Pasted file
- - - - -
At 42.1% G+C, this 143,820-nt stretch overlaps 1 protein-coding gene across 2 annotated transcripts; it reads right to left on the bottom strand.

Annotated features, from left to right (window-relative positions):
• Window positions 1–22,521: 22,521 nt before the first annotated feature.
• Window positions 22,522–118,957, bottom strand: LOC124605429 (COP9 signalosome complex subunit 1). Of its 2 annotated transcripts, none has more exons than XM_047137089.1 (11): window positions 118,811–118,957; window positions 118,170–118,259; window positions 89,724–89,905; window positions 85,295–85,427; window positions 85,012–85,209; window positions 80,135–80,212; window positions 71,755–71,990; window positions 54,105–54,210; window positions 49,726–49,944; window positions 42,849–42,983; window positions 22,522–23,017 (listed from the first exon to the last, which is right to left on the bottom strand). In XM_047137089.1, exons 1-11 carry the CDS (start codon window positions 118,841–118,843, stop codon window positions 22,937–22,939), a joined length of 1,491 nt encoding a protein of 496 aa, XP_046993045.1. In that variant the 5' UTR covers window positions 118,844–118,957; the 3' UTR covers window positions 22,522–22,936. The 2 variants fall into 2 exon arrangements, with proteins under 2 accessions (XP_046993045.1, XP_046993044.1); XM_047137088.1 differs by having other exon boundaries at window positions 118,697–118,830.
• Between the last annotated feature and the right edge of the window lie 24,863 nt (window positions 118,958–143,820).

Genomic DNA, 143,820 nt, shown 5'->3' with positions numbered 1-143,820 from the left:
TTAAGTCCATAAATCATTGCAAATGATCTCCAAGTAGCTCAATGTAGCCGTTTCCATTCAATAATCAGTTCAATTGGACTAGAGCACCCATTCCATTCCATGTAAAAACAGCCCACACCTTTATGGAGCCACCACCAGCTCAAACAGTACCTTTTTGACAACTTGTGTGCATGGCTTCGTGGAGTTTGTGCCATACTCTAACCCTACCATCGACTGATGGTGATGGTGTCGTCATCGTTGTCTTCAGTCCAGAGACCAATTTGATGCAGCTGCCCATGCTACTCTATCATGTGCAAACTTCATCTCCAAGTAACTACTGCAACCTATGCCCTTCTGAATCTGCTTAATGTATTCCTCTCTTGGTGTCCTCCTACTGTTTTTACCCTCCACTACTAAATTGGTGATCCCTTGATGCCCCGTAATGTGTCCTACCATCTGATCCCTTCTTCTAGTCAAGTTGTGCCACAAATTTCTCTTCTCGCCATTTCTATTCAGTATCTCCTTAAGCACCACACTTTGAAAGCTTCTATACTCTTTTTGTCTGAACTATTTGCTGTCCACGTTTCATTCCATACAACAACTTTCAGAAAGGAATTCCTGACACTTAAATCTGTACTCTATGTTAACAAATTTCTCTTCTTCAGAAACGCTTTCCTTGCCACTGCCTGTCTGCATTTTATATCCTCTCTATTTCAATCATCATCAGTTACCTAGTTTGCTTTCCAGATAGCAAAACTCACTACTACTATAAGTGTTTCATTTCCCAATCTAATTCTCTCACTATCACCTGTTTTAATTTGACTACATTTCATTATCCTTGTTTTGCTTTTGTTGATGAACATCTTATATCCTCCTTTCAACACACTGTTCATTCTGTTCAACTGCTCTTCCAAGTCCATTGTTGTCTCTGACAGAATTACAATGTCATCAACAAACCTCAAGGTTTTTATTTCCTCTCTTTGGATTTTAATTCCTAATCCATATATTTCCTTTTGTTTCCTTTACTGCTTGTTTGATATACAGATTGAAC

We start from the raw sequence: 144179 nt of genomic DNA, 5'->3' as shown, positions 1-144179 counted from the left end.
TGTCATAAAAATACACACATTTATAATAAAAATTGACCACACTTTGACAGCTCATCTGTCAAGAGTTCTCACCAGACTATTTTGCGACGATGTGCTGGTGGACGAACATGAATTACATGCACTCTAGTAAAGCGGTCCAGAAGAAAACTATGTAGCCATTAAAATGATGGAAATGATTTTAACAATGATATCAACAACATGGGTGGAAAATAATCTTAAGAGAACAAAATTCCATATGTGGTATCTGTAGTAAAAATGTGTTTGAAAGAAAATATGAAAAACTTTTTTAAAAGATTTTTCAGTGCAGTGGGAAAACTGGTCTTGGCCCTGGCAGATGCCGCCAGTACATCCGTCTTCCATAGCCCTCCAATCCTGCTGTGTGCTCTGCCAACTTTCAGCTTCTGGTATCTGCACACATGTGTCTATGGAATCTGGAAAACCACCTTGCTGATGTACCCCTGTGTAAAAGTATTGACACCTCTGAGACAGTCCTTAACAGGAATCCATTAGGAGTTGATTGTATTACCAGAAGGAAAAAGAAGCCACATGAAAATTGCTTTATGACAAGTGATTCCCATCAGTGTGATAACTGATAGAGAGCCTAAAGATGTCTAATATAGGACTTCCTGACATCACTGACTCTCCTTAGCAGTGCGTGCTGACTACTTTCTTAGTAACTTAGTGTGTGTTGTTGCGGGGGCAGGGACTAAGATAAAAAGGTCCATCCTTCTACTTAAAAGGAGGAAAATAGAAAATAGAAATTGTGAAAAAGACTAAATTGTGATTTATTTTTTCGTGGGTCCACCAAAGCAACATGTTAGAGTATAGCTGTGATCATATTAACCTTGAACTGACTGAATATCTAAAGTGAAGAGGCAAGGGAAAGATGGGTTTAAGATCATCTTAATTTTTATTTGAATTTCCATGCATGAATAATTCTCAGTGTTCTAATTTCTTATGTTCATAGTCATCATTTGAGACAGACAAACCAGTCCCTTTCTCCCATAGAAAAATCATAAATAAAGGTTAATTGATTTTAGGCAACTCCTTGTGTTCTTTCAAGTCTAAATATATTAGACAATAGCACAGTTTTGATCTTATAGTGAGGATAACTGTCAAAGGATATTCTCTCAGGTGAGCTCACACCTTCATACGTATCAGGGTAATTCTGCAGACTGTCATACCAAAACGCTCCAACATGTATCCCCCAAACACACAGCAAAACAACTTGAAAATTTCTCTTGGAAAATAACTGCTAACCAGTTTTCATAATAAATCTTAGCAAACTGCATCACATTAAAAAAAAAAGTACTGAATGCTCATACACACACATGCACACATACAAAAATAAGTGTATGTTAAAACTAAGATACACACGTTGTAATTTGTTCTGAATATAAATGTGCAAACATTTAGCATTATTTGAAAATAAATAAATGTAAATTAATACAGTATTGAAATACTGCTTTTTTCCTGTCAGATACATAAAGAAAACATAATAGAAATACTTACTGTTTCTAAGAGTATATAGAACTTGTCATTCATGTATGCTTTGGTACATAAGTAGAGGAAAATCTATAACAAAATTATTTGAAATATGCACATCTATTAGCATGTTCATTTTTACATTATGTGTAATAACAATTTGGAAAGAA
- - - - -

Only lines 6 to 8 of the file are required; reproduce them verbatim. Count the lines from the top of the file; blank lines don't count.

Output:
Genomic DNA, 143,820 nt, shown 5'->3' with positions numbered 1-143,820 from the left:
TTAAGTCCATAAATCATTGCAAATGATCTCCAAGTAGCTCAATGTAGCCGTTTCCATTCAATAATCAGTTCAATTGGACTAGAGCACCCATTCCATTCCATGTAAAAACAGCCCACACCTTTATGGAGCCACCACCAGCTCAAACAGTACCTTTTTGACAACTTGTGTGCATGGCTTCGTGGAGTTTGTGCCATACTCTAACCCTACCATCGACTGATGGTGATGGTGTCGTCATCGTTGTCTTCAGTCCAGAGACCAATTTGATGCAGCTGCCCATGCTACTCTATCATGTGCAAACTTCATCTCCAAGTAACTACTGCAACCTATGCCCTTCTGAATCTGCTTAATGTATTCCTCTCTTGGTGTCCTCCTACTGTTTTTACCCTCCACTACTAAATTGGTGATCCCTTGATGCCCCGTAATGTGTCCTACCATCTGATCCCTTCTTCTAGTCAAGTTGTGCCACAAATTTCTCTTCTCGCCATTTCTATTCAGTATCTCCTTAAGCACCACACTTTGAAAGCTTCTATACTCTTTTTGTCTGAACTATTTGCTGTCCACGTTTCATTCCATACAACAACTTTCAGAAAGGAATTCCTGACACTTAAATCTGTACTCTATGTTAACAAATTTCTCTTCTTCAGAAACGCTTTCCTTGCCACTGCCTGTCTGCATTTTATATCCTCTCTATTTCAATCATCATCAGTTACCTAGTTTGCTTTCCAGATAGCAAAACTCACTACTACTATAAGTGTTTCATTTCCCAATCTAATTCTCTCACTATCACCTGTTTTAATTTGACTACATTTCATTATCCTTGTTTTGCTTTTGTTGATGAACATCTTATATCCTCCTTTCAACACACTGTTCATTCTGTTCAACTGCTCTTCCAAGTCCATTGTTGTCTCTGACAGAATTACAATGTCATCAACAAACCTCAAGGTTTTTATTTCCTCTCTTTGGATTTTAATTCCTAATCCATATATTTCCTTTTGTTTCCTTTACTGCTTGTTTGATATACAGATTGAAC

We start from the raw sequence: 144179 nt of genomic DNA, 5'->3' as shown, positions 1-144179 counted from the left end.